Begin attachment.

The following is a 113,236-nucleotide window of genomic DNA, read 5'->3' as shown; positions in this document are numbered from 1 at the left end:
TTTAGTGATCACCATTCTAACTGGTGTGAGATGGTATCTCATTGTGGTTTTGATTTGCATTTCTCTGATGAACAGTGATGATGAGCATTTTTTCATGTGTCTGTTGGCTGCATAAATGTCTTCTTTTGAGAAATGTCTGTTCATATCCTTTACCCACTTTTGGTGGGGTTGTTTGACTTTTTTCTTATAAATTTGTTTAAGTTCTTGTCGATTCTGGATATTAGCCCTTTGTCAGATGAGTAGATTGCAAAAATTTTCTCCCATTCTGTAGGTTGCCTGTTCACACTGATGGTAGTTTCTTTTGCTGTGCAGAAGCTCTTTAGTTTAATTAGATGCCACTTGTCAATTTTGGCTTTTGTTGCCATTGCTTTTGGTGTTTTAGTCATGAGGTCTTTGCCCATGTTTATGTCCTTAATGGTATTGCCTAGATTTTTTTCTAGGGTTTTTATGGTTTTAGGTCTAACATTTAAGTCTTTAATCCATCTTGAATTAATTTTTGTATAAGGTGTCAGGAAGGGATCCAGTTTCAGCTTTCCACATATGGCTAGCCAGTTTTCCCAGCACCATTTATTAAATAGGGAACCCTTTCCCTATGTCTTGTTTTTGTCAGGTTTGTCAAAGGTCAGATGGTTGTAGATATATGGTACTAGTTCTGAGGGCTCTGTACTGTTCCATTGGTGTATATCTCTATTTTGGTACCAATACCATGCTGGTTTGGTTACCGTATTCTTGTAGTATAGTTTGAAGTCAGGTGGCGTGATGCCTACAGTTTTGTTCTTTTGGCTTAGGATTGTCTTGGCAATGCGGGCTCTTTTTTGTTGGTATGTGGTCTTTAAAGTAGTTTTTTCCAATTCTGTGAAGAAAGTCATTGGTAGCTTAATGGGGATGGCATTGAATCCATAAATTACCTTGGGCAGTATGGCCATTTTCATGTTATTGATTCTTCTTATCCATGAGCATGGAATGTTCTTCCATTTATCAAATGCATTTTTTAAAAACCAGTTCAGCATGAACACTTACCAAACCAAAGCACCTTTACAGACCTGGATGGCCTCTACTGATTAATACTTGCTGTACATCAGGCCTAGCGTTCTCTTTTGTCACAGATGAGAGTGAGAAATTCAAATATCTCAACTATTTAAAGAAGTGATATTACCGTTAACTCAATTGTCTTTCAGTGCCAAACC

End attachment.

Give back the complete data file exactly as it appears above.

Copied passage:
The following is a 113,236-nucleotide window of genomic DNA, read 5'->3' as shown; positions in this document are numbered from 1 at the left end:
TTTAGTGATCACCATTCTAACTGGTGTGAGATGGTATCTCATTGTGGTTTTGATTTGCATTTCTCTGATGAACAGTGATGATGAGCATTTTTTCATGTGTCTGTTGGCTGCATAAATGTCTTCTTTTGAGAAATGTCTGTTCATATCCTTTACCCACTTTTGGTGGGGTTGTTTGACTTTTTTCTTATAAATTTGTTTAAGTTCTTGTCGATTCTGGATATTAGCCCTTTGTCAGATGAGTAGATTGCAAAAATTTTCTCCCATTCTGTAGGTTGCCTGTTCACACTGATGGTAGTTTCTTTTGCTGTGCAGAAGCTCTTTAGTTTAATTAGATGCCACTTGTCAATTTTGGCTTTTGTTGCCATTGCTTTTGGTGTTTTAGTCATGAGGTCTTTGCCCATGTTTATGTCCTTAATGGTATTGCCTAGATTTTTTTCTAGGGTTTTTATGGTTTTAGGTCTAACATTTAAGTCTTTAATCCATCTTGAATTAATTTTTGTATAAGGTGTCAGGAAGGGATCCAGTTTCAGCTTTCCACATATGGCTAGCCAGTTTTCCCAGCACCATTTATTAAATAGGGAACCCTTTCCCTATGTCTTGTTTTTGTCAGGTTTGTCAAAGGTCAGATGGTTGTAGATATATGGTACTAGTTCTGAGGGCTCTGTACTGTTCCATTGGTGTATATCTCTATTTTGGTACCAATACCATGCTGGTTTGGTTACCGTATTCTTGTAGTATAGTTTGAAGTCAGGTGGCGTGATGCCTACAGTTTTGTTCTTTTGGCTTAGGATTGTCTTGGCAATGCGGGCTCTTTTTTGTTGGTATGTGGTCTTTAAAGTAGTTTTTTCCAATTCTGTGAAGAAAGTCATTGGTAGCTTAATGGGGATGGCATTGAATCCATAAATTACCTTGGGCAGTATGGCCATTTTCATGTTATTGATTCTTCTTATCCATGAGCATGGAATGTTCTTCCATTTATCAAATGCATTTTTTAAAAACCAGTTCAGCATGAACACTTACCAAACCAAAGCACCTTTACAGACCTGGATGGCCTCTACTGATTAATACTTGCTGTACATCAGGCCTAGCGTTCTCTTTTGTCACAGATGAGAGTGAGAAATTCAAATATCTCAACTATTTAAAGAAGTGATATTACCGTTAACTCAATTGTCTTTCAGTGCCAAACC